One of the most common things a newbie asks about the 12 steps, is how long is this going to take?
It’s understandable. Even if you won’t admit it, we know you’re excited about recovery. Who wouldn’t be? But here’s the thing.
“Everyone recovers at his or her own pace and experiences sobriety in his or her own time.”
In this post, we’re going to share some advice about the 12 steps and talk about how you can find a timeline that works for you.
A Timeline for Working the 12 Steps
Table of Contents
- What is the Twelve-step Program
- What is the Best 12 Step Timeline?
- When Should I Start Working the Steps?
- How Long Should It Take Me to Complete Each Step?
- When Should I Be Finished With Them?
What is the Twelve-step Program?
Before we dive in, it might be helpful for you to know what the 12 steps actually are.
If you’re a newbie – that’s cool. Many people have come before you and have been in your exact situation.
The twelve-step program has been around for a long time and has helped hundreds and thousands of men and women overcome alcohol and drug addiction. They were first published in Alcoholics Anonymous (also known as The Big Book), which was written by Bill Wilson (known better as Bill W.) They were later adapted and applied to countless other recovery programs such as Narcotics Anonymous and Al-Anon. Many treatment facilities find that utilizing evidence-based behavioral therapy combined with 12 step program offers the best chance for people to maintain sobriety long-term.
The 12 Steps of Recovery
We admitted we were powerless over our addiction – that our lives had become unmanageable.
Came to believe that a Power greater than ourselves could restore us to sanity.
Made a decision to turn our will and our lives over to the care of God as we understood God.
Made a searching and fearless moral inventory of ourselves.
Admitted to God, to ourselves and to another human being the exact nature of our wrongs.
Were entirely ready to have God remove all these defects of character.
Humbly asked God to remove our shortcomings.
Made a list of all persons we had harmed and became willing to make amends to them all.
Made direct amends to such people wherever possible, except when to do so would injure them or others.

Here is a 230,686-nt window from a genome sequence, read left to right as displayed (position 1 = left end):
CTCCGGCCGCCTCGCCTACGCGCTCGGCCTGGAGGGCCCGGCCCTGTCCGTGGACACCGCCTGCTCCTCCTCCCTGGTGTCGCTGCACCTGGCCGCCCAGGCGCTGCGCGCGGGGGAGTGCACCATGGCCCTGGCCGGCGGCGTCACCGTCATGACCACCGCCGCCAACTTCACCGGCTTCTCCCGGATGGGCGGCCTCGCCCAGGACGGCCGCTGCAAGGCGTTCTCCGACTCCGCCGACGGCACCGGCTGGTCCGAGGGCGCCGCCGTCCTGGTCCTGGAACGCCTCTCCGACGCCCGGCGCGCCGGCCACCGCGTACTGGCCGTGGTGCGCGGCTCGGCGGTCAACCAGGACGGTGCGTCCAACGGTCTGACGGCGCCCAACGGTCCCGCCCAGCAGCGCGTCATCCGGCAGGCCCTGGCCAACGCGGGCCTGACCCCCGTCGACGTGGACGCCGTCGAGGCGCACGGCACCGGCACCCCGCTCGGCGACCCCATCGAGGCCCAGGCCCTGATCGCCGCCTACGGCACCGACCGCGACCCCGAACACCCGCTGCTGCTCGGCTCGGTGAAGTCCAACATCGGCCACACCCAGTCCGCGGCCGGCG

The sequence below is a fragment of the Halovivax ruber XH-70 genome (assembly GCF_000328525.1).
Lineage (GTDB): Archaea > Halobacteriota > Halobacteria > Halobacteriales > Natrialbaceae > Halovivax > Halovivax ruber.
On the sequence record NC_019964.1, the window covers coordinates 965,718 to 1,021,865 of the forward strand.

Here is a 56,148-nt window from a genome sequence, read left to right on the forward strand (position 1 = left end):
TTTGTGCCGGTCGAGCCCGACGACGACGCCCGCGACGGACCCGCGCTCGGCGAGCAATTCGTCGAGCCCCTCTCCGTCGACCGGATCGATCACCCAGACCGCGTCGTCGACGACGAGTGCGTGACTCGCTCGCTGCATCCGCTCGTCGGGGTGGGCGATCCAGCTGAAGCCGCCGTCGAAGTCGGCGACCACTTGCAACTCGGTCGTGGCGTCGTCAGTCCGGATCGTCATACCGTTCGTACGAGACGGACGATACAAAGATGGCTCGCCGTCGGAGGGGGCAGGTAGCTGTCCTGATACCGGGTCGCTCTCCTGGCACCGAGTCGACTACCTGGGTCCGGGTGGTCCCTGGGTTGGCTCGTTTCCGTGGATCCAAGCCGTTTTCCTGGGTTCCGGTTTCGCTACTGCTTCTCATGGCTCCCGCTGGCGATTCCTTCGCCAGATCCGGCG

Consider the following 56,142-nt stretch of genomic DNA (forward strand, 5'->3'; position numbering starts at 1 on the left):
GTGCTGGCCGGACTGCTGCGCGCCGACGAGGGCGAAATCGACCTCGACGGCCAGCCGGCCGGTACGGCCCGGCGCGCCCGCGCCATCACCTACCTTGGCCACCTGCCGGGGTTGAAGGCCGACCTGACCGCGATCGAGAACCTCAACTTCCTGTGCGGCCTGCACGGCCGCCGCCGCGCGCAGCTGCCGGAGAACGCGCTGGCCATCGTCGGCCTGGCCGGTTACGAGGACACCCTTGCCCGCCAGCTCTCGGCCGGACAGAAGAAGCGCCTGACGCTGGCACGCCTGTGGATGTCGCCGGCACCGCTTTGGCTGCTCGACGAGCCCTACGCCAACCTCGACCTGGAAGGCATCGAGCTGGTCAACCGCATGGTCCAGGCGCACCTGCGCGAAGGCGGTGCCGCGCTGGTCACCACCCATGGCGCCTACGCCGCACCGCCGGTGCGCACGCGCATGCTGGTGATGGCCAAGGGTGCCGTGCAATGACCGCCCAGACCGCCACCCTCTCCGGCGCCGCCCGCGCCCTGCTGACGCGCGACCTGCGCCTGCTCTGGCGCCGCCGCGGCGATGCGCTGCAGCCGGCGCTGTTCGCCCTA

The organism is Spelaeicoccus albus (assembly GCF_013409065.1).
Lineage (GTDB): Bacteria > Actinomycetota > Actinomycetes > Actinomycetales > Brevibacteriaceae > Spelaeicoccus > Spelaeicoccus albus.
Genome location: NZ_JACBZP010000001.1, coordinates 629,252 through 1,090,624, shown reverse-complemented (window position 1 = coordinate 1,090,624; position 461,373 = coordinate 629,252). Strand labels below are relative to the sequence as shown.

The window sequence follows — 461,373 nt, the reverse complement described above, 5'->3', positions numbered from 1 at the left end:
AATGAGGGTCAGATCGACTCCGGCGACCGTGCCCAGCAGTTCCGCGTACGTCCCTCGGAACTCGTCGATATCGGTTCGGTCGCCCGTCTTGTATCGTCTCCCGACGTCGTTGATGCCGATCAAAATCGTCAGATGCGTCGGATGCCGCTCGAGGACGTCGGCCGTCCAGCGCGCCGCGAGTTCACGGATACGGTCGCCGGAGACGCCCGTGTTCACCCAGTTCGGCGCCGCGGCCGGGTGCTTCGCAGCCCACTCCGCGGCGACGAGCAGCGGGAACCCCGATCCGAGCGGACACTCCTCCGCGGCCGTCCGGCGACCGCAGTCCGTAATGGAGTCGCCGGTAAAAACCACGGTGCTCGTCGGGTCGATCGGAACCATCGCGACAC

Continued to take personal inventory and when we were wrong promptly admitted it.
Sought through prayer and meditation to improve our conscious contact with God as we understood God, praying only for knowledge of God’s will for us and the power to carry that out.
Having had a spiritual awakening as the result of these steps, we tried to carry this message to other addicts and to practice these principles in all our affairs.
If you want to learn more about the 12 steps and how to apply them so that they work for you – Jorge is your guy. He’s been there so he can tell you exactly how it works if you work it. Don’t forget to share with anyone that might find it helpful. More 12 step videos here.
What is the Best 12 Step Timeline?
In the early days, many people find that learning to live a life free from mood and mind-altering substances is demanding enough without worrying about step work. Others obsess about it and “should” all over themselves; thinking they “should” be feverishly working through the steps, even though they might not feel ready.
Nevertheless, newcomers often feel a need to attach a timeline to the recovery process in order to gain some insight into how the 12 step program works.
When Should I Start Working the Steps?
There are no “shoulds” when it comes to working the 12 steps.
There is no race. There is no rush. There is no hurry. There is no definite calendar when it comes to step work and – you guessed it – there is no timeline. Step work is something that comes in its own time and is completed in its own time. There is no guideline as to how long you should spend on each step or how long of a break you should take between steps.
Sometimes you even come back to steps long after you think you’re finished with them. Often people never stop working the steps but they just become ingrained in their everyday life.
That being said, there are a few things to keep in mind. First, the 12 steps are where you will find healing, freedom, and serenity. Ultimately, you will find yourself experiencing a spiritual awakening as a result of working the steps. You will hear the message of recovery in meetings, but only when you work the steps will you truly experience recovery.
If you’ve never attended an AA meeting or an NA meeting and would like to know about meetings in your area, call 818.666.3083 and we’ll send you a directory.
The Many Benefits of the 12 Steps
The 12 steps will help you overcome your powerlessness and unmanageability. The steps help you identify a higher power and teach you how to surrender to that power. They also help you get to know (and love) yourself. The steps also teach you to forgive others and show you how to seek forgiveness. In short, the 12 steps offer a magnificent journey that takes you from the depths of despair and sets you right with the world.
Many people get a sponsor and start working the steps immediately. Some wait until they feel mentally and emotionally ready to do so. Just keep in mind that you need to work the steps in order to experience all the gifts sobriety has to offer. If you decide to wait to get to work, that’s okay –just don’t wait too long. Some people remain abstinent for years and never work a single step…..not a good idea. (After all, we are living and working a 12-step program, not a no-step program!)
Battling the disease of addiction/alcoholism is no small feat. It requires incredible strength, courage, and determination. Kudos to you for making the effort to better your life!
You’ll know when you’re ready to move forward in your recovery and tackle the 12 steps. If you don’t, your sponsor will give you a nudge to get you going!